Seven lessons about Career Change with Professor Herminia Ibarra



when I started studying people trying to make career change the thing that really struck me the most about why they were having such a hard time doing it why they kept getting stuck was not because of the financial risk or the uncertainty or the fear it was because even though they could tell you exactly what they didn't want to do anymore exactly what they didn't like about what they were doing they couldn't tell you what they wanted to do instead I didn't have a very specific idea I knew I didn't really enjoy banking and not because of all the hours or all the hard work it was more I looked at the people who were there a few years ahead of me and I was thinking I do not want to have their lifestyle I don't want to turn into them at that point in time I just had this feeling and doomed to let a problem solving I'm you know the register these random thoughts in my head which I don't want to go out and do this bit the trick in getting this right is understanding that the way we think about what we're good at is also very limiting because if we think about what we're good at we tend to think about it in terms that are very narrow functionally specific very much tied to the job that we've been doing and what important exercise for people to do as they start thinking about what next is to think about not these narrow skills but portable competencies that can be applicable in a range of different contexts and really learning to conceptualize what it is that you do and you do well the culprit things that I was being proposed would just kind of retreads on what had already done because it's plastic heavens a thing you look for someone who looks rather similar to their experience looks like the job you're trying to fill but that's not what I want to do you have to first discover what it is that you want to do you have to meet people you have to do a more random kind of search you have to engage in a discovery process you have to experiment it takes longer but it's a completely different search process and people who try to go about it analytically methodically just like we're trained to do just have a much harder time of it I didn't see had my first period pursuit period that I really had so had a mindset of like I had to do something you know serious I ever have to really focus on something that's had a build a career and so I was thinking everything from kind of consulting to big company jobs but then I started meeting some of my fellow students who had who in those worlds and I was like that's just not me I don't think I should be doing that that's that this didn't fit my personality you meet some people and you say oh you know I'd be good at that or I'd be interested in that let me pursue that a little bit further how do people start somewhere but sometimes that doesn't pan out or there's no job available or they can't make money doing it and so they have to start a search that is for some other approximation I said yes to lots of things to start with and to three didn't work out and that was fine and I actually gained lots of experience right from the start of things that didn't work and that was great actually they're flirting with lots of different ideas except they have been told that you're not supposed to do that thing you're supposed to know exactly what you want and go for it and so it's almost as if they can't even express the reality which is the whole range of things that they're interested in exploring almost like a portfolio almost like a venture capitalist some of them are going to develop and some are not and they really do need permission to go about it that way because it's ultimately more effective so I was avoiding being as random as I was and then at one point I just embraced it I said look this is the way it's gonna work because it actually had been working okay for me even though I was kind of scattered in my job choices ideally you explore things while you still have the safety of a job now sometimes that works out and I really did see many more people than you would imagine doing moonlighting and consulting and starting up a business or be on a board of something that then becomes a bigger pursuit that it really does happen a lot but some jobs don't permit that at all and in those cases I've seen people organize an extended vacation organize a sabbatical I've seen them save up so that they can actually quit and have a window of time my advice would always be figure out how to do it a little bit in the side while you're doing whatever it is it's paying the bills I absolutely believe in trying to dabble in it as much as you can so that you ease into it but it's not how I did it so I don't leave it it has to be that way and so I went to McKinsey and I said I want to go teach at INSEAD and I had officially been working part-time because I kids and I of course worked more so a few months left and off-time had already worked bethe said I want to invest those moments to really create the material for this course and McKenzie was very supportive he said well that's a great idea because it's also for them to have it all kind of content but I really try to encourage people you know go work with someone who's doing something like you do on the weekends especially if you're interested in the wine business that's my busy time is the weekend so I'd love an extra hand it's that I worked at another winery before I opened up and it really taught me a lot about the rhythms of the day or kind of the rhythms of the season and it's just it's just one thing when you do the exercise on paper it's just another thing when you go to try and execute during my private equity time reading through a lot of business plans and how people were running their business really got me thinking about doing my own business so I decided when the opportunity came up I joined a couple of friends as partners to open up a chain of fast casual restaurants one of the things people get very hung up about is will I be as good in a different role as I am right now and it's great to be excellent but I can do this job in my sleep and I'm getting bored and I will definitely be bored down the line but at the same time I don't want to give up that level of edge but if you are well played and I was exceedingly well paid at the bank I was a blue-eyed boy of the chief executive I could go when I wanted to where I wanted to I didn't have to account for anything I had one great position after another and I did just about anything you know that one can do in a commercial bank so why did you throw that away especially when the new CEO offers you an opportunity that never comes the way of anybody it could my very quick job and I was based in Shanghai get taking the train or flying to Wuhan for two or three weeks at a time setting up the restaurants you know rolling my sleeves up actually taking orders from people delivering noodles helping to you know clear off the dishes and it's like this was so different from what I was doing like you know three years ago like talking to CEOs and companies you know we'll have many million do you need it's just very huge there's a huge transition one of the things that most keeps people stuck is their friends and family the network around them and it's not that they don't mean well for the person it's just that they can't most of the time they can't imagine you're doing something else they just don't see you that way they see you historically and then the other thing that gets tricky is that if they're close they're invested in you being where you are that's what you've negotiated if you're the breadwinner or a breadwinner they're invested in that not being put at risk if they're a mentor or appear at work they're invested in you staying where you are oftentimes for people even unconscious level it sets off a tricky dynamic because they've also wondered should I stay or should I go and maybe they've made the choice to stay and they feel quite ambivalent about you spreading your wings we looked at our numbers we looked at a spending pattern and I still have the swat thing that we did with my wife at home you know strengths weaknesses opportunities and threats and we still have that we did that in September 1987 and it didn't the evening after dinner the kids were down and we came to the conclusion that we could survive no cleaners I would have to clean the windows and I would have to push the loam around that we could survive two years ago more I always tell people I think that the best is if you're when you're a couple if one is entrepreneurial and one has the good job and we messed up because we are both on to have our own businesses and so at our house we're always arguing about it's one thing you know I assume most normal couples argue about you know do we have the money to go on a vacation or you know did you spend too much on clothes we argue about you know did you spend too much money on wine making equipment people always want to know if it's gonna work and if it's gonna be successful and what's the probability and they always ask me you know what percentage of the people did you study end up thinking that they did the right thing and you know it's very hard to quantify those things it's hard to quantify it because people leave because they can't stand it anymore because the options that they thought they had are actually closing you you make calculated risks and and what people always forget is that there's a big risk to just staying where you are and and the biggest risk of all is staying where you are without exploring your market value without understanding you know where you might be follow your star follow your star six months into having established my own business I knew would work I never ever imagined that it would take off and grow the way that it did but I knew that I would survive and therefore six months into it I was kicking myself not to have done it two years earlier you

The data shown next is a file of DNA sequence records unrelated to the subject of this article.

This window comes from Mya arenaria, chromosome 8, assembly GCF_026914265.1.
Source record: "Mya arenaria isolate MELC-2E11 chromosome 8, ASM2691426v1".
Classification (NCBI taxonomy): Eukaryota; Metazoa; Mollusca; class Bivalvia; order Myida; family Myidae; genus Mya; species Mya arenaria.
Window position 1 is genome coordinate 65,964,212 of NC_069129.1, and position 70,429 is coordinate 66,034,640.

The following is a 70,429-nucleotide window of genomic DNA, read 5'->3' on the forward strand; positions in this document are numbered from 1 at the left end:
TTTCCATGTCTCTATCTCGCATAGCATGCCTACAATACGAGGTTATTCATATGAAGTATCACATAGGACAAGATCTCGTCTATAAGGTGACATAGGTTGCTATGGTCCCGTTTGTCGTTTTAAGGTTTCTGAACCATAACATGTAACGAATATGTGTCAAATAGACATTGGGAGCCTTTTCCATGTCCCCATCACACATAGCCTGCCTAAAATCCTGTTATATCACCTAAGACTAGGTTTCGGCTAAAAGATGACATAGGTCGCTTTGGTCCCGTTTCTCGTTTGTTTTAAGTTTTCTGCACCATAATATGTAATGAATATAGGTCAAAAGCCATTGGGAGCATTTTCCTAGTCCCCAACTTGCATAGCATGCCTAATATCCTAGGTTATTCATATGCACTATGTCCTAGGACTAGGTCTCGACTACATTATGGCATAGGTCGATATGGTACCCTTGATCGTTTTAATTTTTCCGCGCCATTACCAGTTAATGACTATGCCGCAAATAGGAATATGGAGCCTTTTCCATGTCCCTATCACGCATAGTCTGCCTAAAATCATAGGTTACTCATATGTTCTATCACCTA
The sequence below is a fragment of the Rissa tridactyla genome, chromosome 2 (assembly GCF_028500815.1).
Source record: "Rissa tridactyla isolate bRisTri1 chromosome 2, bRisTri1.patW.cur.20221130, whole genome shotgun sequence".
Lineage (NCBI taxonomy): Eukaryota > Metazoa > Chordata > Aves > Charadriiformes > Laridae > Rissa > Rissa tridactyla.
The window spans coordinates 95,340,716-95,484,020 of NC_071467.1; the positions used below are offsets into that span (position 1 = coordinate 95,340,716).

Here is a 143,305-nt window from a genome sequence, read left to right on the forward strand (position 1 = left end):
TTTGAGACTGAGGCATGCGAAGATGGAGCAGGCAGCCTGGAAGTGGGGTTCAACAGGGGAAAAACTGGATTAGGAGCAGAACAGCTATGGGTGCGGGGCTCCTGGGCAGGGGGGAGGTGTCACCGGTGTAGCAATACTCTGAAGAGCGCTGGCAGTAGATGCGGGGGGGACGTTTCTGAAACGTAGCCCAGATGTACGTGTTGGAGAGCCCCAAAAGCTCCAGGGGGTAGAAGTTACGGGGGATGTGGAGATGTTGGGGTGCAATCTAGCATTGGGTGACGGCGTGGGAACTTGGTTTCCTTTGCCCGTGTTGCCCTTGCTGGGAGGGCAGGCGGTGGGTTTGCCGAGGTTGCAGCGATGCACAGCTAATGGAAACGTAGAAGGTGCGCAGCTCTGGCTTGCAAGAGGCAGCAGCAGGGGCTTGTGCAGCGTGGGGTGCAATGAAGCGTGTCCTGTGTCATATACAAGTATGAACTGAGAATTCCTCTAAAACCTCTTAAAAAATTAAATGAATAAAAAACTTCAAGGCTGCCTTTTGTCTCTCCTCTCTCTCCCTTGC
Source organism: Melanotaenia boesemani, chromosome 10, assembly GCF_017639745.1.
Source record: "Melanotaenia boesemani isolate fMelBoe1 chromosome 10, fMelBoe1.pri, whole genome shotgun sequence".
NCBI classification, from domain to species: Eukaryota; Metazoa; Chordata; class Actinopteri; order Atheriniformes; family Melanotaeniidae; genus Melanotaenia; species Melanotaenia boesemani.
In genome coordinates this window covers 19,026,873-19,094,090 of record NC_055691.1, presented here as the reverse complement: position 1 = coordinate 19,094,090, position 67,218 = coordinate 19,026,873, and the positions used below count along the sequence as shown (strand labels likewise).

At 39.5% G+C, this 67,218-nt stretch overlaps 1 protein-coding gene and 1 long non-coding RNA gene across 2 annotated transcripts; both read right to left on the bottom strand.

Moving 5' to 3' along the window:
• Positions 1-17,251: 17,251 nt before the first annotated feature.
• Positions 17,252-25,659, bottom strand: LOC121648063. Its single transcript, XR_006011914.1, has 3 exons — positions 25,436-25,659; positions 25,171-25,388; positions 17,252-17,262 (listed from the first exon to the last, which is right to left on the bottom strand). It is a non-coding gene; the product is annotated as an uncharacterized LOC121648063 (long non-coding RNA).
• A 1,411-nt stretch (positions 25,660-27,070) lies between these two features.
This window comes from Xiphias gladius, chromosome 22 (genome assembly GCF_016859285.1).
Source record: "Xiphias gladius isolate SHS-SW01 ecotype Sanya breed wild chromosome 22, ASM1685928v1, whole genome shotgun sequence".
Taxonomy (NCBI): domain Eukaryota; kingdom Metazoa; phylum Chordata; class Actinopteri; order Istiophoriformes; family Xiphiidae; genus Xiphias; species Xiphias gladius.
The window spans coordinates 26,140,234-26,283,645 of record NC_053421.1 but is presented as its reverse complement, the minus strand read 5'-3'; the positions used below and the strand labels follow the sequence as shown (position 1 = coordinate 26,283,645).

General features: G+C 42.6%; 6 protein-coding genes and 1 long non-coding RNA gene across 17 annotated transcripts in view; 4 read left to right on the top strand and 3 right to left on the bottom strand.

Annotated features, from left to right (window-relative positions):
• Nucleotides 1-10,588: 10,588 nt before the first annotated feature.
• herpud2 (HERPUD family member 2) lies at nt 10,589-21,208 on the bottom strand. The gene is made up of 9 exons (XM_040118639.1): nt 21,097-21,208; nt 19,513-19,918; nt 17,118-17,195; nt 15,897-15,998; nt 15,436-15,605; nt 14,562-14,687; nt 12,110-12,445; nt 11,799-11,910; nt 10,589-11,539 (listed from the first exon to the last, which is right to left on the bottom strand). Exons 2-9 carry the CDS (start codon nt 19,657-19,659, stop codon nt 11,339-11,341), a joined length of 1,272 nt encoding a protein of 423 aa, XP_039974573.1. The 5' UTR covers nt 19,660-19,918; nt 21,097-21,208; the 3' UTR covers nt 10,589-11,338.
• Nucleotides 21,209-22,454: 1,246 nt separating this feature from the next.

10 thoughts on “Seven lessons about Career Change with Professor Herminia Ibarra”

  1. Considering a change of career…? Real Estate may be the opportunity that you are looking for. Visit www.HowToStartInRealEstate.com for more information

  2. great advice. I'm sure the book is worth reading.

    "- admit you don't have the answers
    – rethink your skills
    – get random
    – don't jump too soon
    – but don't get stuck
    – be wary of advice
    – remember staying is risky too"

  3. This video made me feel like it's ok to not be happy with where I am, and where I've been. We live lives where we are taught to be grateful for what we have because others have it worst. Such manipulation, thanks for this post… truly